Lorax in an outtake from the Bullhead photo sessions.
|Birth Name||Lori Black|
|Born||April 9, 1954|
|Genres||Sludge, Grunge, Hardcore Punk, Crossover|
|Years active||1984 - 1993|
|Labels||Boner, Alchemy, Atlantic|
|Associated acts||Clown Alley, Melvins|
Lori Black is a bassist best known for her tenures in Clown Alley and Melvins. She is also the daughter of film icon Shirley Temple.
Lori began her career with crossover band Clown Alley, which also had future Melvins bassist Mark Deutrom on guitar. Her activity within that band lasted four years before she began a relationship with Buzz Osborne and joined the band in 1987 once Osborne and Dale Crover relocated to San Fransisco in 1988. One of their earliest known performances together was a rehearsal at Dale's house in January 1988. The first recording to feature Black on bass was 1989's Ozma. Black would also tour with the band on their 1990 tours and their first tour of Europe in Winter 1991, one of the shows being recorded and released as Your Choice Live Vol. 12. Around the same time she contributed bass for the Melvins' third album Bullhead and the Eggnog EP before being kicked out of the band after the tour in 1991. At the same time her relationship with Buzz had ended.
On May 3, 1992 at Monty's in San Fransisco, California she joined the band for a one-off performance, making it a double-bass set with then current bassist Joe Preston. After Preston's firing in 1992, Black was reinstated into the band and participated in their fall US tour that year. She toured with the band in 1993, with her final known performances on March 4, 1993. Both sets were in Los Angeles, one of which being an afternoon set at UCLA and the other at the Whisky A Go Go. By May that year, Dave Sahijdak was filling in on bass until The Melvins found a replacement, who turned out to be Deutrom. She is also credited with playing on the band's major label debut Houdini in 1993, though she didn't actually play on the record. Osborne and drummer Dale Crover have said that she didn't play on the album album at all as she had already been out of the band at that point. Billy Anderson confirmed that she was out of the band and that Buzz, Dale and himself recorded bass on the album in The Colossus of Destiny: A Melvins Tale. Also of note is she doesn't appear in any of the music videos done to promote Houdini.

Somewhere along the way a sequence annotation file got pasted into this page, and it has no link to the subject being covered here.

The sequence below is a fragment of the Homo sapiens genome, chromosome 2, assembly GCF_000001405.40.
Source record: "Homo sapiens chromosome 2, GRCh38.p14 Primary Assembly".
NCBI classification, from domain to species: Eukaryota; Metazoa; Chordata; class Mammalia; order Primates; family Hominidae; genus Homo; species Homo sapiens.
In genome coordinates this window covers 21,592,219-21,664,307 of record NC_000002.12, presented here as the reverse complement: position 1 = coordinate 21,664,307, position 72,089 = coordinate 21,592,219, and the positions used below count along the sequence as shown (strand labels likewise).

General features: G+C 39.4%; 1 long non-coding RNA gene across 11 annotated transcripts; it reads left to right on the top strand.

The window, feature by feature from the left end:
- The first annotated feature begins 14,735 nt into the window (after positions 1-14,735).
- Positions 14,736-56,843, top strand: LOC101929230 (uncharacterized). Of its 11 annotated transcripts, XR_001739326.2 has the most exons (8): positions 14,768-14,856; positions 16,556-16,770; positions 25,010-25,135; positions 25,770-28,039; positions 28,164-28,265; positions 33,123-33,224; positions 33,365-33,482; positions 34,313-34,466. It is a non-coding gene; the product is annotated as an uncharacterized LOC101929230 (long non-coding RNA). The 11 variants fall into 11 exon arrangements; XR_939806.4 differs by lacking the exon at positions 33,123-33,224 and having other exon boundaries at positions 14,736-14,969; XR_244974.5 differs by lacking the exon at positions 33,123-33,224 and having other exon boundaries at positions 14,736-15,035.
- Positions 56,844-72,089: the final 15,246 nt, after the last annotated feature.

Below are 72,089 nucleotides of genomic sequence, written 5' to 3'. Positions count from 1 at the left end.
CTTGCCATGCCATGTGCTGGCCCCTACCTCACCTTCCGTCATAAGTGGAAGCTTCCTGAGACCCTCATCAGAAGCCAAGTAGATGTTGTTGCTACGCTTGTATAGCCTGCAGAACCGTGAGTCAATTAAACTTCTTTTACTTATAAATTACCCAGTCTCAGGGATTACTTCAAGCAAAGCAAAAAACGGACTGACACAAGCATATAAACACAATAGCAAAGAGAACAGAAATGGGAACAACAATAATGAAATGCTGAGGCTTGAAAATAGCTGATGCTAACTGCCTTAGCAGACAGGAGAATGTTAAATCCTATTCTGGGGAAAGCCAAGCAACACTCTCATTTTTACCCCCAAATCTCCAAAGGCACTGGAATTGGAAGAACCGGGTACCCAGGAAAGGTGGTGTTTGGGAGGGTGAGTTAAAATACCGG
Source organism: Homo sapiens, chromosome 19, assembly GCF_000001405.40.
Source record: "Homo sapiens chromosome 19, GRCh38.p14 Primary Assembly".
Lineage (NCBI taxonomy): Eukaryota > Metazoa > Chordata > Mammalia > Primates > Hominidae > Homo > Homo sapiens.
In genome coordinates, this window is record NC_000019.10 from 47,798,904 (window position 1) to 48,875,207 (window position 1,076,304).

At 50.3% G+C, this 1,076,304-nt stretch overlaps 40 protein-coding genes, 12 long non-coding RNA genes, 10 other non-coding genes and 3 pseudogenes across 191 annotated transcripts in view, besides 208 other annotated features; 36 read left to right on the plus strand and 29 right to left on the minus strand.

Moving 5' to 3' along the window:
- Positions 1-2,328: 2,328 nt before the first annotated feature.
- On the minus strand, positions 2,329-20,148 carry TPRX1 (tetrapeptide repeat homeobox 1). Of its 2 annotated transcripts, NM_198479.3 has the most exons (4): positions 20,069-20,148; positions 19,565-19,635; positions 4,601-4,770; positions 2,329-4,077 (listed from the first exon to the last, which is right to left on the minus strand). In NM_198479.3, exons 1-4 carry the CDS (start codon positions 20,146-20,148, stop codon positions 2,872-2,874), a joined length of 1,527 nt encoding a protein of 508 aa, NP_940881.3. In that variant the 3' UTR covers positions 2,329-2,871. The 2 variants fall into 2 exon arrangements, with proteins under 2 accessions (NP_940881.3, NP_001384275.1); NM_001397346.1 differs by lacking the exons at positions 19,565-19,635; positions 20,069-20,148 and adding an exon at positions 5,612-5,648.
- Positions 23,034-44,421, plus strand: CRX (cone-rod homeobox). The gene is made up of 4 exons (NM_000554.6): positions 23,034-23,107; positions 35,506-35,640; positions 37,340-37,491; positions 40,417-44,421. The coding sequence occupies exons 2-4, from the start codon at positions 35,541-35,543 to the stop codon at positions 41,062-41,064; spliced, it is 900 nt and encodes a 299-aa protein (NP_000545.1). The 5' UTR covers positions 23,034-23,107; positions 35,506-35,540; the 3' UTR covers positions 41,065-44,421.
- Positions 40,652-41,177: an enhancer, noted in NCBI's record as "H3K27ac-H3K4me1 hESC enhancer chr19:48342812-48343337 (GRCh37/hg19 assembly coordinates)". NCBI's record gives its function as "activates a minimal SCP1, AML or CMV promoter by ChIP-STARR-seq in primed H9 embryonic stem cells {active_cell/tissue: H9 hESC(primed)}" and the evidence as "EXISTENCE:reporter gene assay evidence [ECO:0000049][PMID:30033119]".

Black's exit from the Melvins came after she was busted for drug possession at a Portland, Oregon airport in February 1993. She had already been hospitalized twice for drug abuse and struggled to stay clean. She pleaded guilty to one count of possessing heroin and a second count was dropped when she agreed to two years probation, 120 hours of community service, and a fine of $385. The sentence also required she attend drug therapy sessions three times a week and submit to random drug screenings. She was allowed to rehab in northern California, where her parents lived, and her mother Shirley Temple was instrumental in helping her beat heroin. Temple had the entire family attend therapy together so Black wouldn't have to do it alone.
Black was born in San Fransisco, California. Before dating Buzz Osborne she was in a relationship with future Melvins bassist and Clown Alley bandmate Mark Deutrom.
At a time there were rumors spreading that Black had died of a drug overdose in 1998 but Boner Records' owner tom Flynn disputed that, stating she was still alive and not doing music anymore.
She currently works as a freelance photographer in San Fransisco. She still maintains a friendship with former Melvins bassist Mark Deutrom.
- Clown Alley - Bass (1984 - 1987)
- Melvins - Bass (1987 - 1991, 1992 - 1993)
With Clown AlleyEdit
- Circus of Chaos (1986, Alchemy Records)
- Ozma (1989, Boner)
- Your Choice Live Vol. 12 (1990, Your Choice)
- Bullhead (1991, Boner)
- Eggnog (1991, Boner)
- Way of The World / Theme (1997, Amphetamine Reptile Records; recorded 1990)
- Singles 1 - 12 (1997, Amphetamine Reptile Records)
- Neither Here Nor There (2004, Ipecac; Tracks 3, 8, & 12)
- Pick Your Battles (2009, Bifocal Media; Tracks 1-8, recorded 1989.)